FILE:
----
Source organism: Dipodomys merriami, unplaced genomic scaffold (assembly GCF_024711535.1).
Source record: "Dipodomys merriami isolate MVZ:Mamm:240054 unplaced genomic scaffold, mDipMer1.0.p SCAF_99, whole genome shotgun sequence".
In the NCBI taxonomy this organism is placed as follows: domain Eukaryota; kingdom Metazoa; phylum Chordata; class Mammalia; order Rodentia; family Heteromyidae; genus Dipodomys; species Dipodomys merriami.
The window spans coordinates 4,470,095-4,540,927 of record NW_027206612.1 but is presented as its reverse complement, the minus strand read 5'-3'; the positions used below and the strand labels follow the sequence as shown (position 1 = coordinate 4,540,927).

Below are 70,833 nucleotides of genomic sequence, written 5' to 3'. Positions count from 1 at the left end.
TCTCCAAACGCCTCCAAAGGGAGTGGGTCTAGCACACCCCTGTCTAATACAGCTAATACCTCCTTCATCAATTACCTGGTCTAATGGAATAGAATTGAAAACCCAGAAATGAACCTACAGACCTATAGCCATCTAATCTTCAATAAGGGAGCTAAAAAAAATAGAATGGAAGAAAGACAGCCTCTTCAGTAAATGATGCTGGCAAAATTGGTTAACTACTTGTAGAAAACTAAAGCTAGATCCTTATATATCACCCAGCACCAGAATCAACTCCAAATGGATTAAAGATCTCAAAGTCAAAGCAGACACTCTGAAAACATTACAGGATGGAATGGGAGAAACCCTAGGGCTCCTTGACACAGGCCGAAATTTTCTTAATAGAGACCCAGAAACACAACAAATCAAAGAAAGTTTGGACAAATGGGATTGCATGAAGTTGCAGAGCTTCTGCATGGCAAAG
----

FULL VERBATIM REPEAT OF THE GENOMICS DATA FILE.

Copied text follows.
Source organism: Dipodomys merriami, unplaced genomic scaffold (assembly GCF_024711535.1).
Source record: "Dipodomys merriami isolate MVZ:Mamm:240054 unplaced genomic scaffold, mDipMer1.0.p SCAF_99, whole genome shotgun sequence".
In the NCBI taxonomy this organism is placed as follows: domain Eukaryota; kingdom Metazoa; phylum Chordata; class Mammalia; order Rodentia; family Heteromyidae; genus Dipodomys; species Dipodomys merriami.
The window spans coordinates 4,470,095-4,540,927 of record NW_027206612.1 but is presented as its reverse complement, the minus strand read 5'-3'; the positions used below and the strand labels follow the sequence as shown (position 1 = coordinate 4,540,927).

Below are 70,833 nucleotides of genomic sequence, written 5' to 3'. Positions count from 1 at the left end.
TCTCCAAACGCCTCCAAAGGGAGTGGGTCTAGCACACCCCTGTCTAATACAGCTAATACCTCCTTCATCAATTACCTGGTCTAATGGAATAGAATTGAAAACCCAGAAATGAACCTACAGACCTATAGCCATCTAATCTTCAATAAGGGAGCTAAAAAAAATAGAATGGAAGAAAGACAGCCTCTTCAGTAAATGATGCTGGCAAAATTGGTTAACTACTTGTAGAAAACTAAAGCTAGATCCTTATATATCACCCAGCACCAGAATCAACTCCAAATGGATTAAAGATCTCAAAGTCAAAGCAGACACTCTGAAAACATTACAGGATGGAATGGGAGAAACCCTAGGGCTCCTTGACACAGGCCGAAATTTTCTTAATAGAGACCCAGAAACACAACAAATCAAAGAAAGTTTGGACAAATGGGATTGCATGAAGTTGCAGAGCTTCTGCATGGCAAAG